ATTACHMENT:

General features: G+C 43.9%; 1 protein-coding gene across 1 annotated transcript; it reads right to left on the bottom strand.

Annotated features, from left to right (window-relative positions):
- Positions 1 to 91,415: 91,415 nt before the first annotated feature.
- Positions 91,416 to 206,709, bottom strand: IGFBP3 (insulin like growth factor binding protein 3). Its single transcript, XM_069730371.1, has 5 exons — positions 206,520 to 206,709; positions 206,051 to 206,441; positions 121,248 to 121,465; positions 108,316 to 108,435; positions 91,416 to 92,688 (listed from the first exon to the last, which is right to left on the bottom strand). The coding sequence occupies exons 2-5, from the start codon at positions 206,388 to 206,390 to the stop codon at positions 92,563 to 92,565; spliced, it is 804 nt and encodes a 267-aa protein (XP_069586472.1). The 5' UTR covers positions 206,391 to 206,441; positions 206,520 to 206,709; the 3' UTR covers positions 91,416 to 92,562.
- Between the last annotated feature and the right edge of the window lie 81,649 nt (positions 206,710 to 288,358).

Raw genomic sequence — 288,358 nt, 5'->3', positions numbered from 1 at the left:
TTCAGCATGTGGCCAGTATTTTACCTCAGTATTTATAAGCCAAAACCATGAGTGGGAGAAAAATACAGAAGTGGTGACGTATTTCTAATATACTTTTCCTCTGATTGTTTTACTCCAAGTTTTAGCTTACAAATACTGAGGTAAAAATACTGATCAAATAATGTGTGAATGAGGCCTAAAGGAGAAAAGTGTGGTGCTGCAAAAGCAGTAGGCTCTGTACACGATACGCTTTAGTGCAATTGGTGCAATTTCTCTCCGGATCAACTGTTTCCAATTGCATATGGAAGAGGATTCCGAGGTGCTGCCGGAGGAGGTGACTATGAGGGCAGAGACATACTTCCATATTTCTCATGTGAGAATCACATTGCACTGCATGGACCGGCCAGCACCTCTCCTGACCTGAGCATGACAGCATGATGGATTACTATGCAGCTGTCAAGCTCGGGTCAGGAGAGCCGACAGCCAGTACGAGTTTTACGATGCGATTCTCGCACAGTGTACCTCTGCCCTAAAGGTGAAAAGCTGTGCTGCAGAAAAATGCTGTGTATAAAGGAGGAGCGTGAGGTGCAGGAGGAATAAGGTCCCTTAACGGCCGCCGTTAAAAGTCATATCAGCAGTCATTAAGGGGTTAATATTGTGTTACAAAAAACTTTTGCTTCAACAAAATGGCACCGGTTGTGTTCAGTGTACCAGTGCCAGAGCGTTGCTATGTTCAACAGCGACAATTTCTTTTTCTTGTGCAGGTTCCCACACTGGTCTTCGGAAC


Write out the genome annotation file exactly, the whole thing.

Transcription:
General features: G+C 43.9%; 1 protein-coding gene across 1 annotated transcript; it reads right to left on the bottom strand.

Annotated features, from left to right (window-relative positions):
- Positions 1 to 91,415: 91,415 nt before the first annotated feature.
- Positions 91,416 to 206,709, bottom strand: IGFBP3 (insulin like growth factor binding protein 3). Its single transcript, XM_069730371.1, has 5 exons — positions 206,520 to 206,709; positions 206,051 to 206,441; positions 121,248 to 121,465; positions 108,316 to 108,435; positions 91,416 to 92,688 (listed from the first exon to the last, which is right to left on the bottom strand). The coding sequence occupies exons 2-5, from the start codon at positions 206,388 to 206,390 to the stop codon at positions 92,563 to 92,565; spliced, it is 804 nt and encodes a 267-aa protein (XP_069586472.1). The 5' UTR covers positions 206,391 to 206,441; positions 206,520 to 206,709; the 3' UTR covers positions 91,416 to 92,562.
- Between the last annotated feature and the right edge of the window lie 81,649 nt (positions 206,710 to 288,358).

Raw genomic sequence — 288,358 nt, 5'->3', positions numbered from 1 at the left:
TTCAGCATGTGGCCAGTATTTTACCTCAGTATTTATAAGCCAAAACCATGAGTGGGAGAAAAATACAGAAGTGGTGACGTATTTCTAATATACTTTTCCTCTGATTGTTTTACTCCAAGTTTTAGCTTACAAATACTGAGGTAAAAATACTGATCAAATAATGTGTGAATGAGGCCTAAAGGAGAAAAGTGTGGTGCTGCAAAAGCAGTAGGCTCTGTACACGATACGCTTTAGTGCAATTGGTGCAATTTCTCTCCGGATCAACTGTTTCCAATTGCATATGGAAGAGGATTCCGAGGTGCTGCCGGAGGAGGTGACTATGAGGGCAGAGACATACTTCCATATTTCTCATGTGAGAATCACATTGCACTGCATGGACCGGCCAGCACCTCTCCTGACCTGAGCATGACAGCATGATGGATTACTATGCAGCTGTCAAGCTCGGGTCAGGAGAGCCGACAGCCAGTACGAGTTTTACGATGCGATTCTCGCACAGTGTACCTCTGCCCTAAAGGTGAAAAGCTGTGCTGCAGAAAAATGCTGTGTATAAAGGAGGAGCGTGAGGTGCAGGAGGAATAAGGTCCCTTAACGGCCGCCGTTAAAAGTCATATCAGCAGTCATTAAGGGGTTAATATTGTGTTACAAAAAACTTTTGCTTCAACAAAATGGCACCGGTTGTGTTCAGTGTACCAGTGCCAGAGCGTTGCTATGTTCAACAGCGACAATTTCTTTTTCTTGTGCAGGTTCCCACACTGGTCTTCGGAAC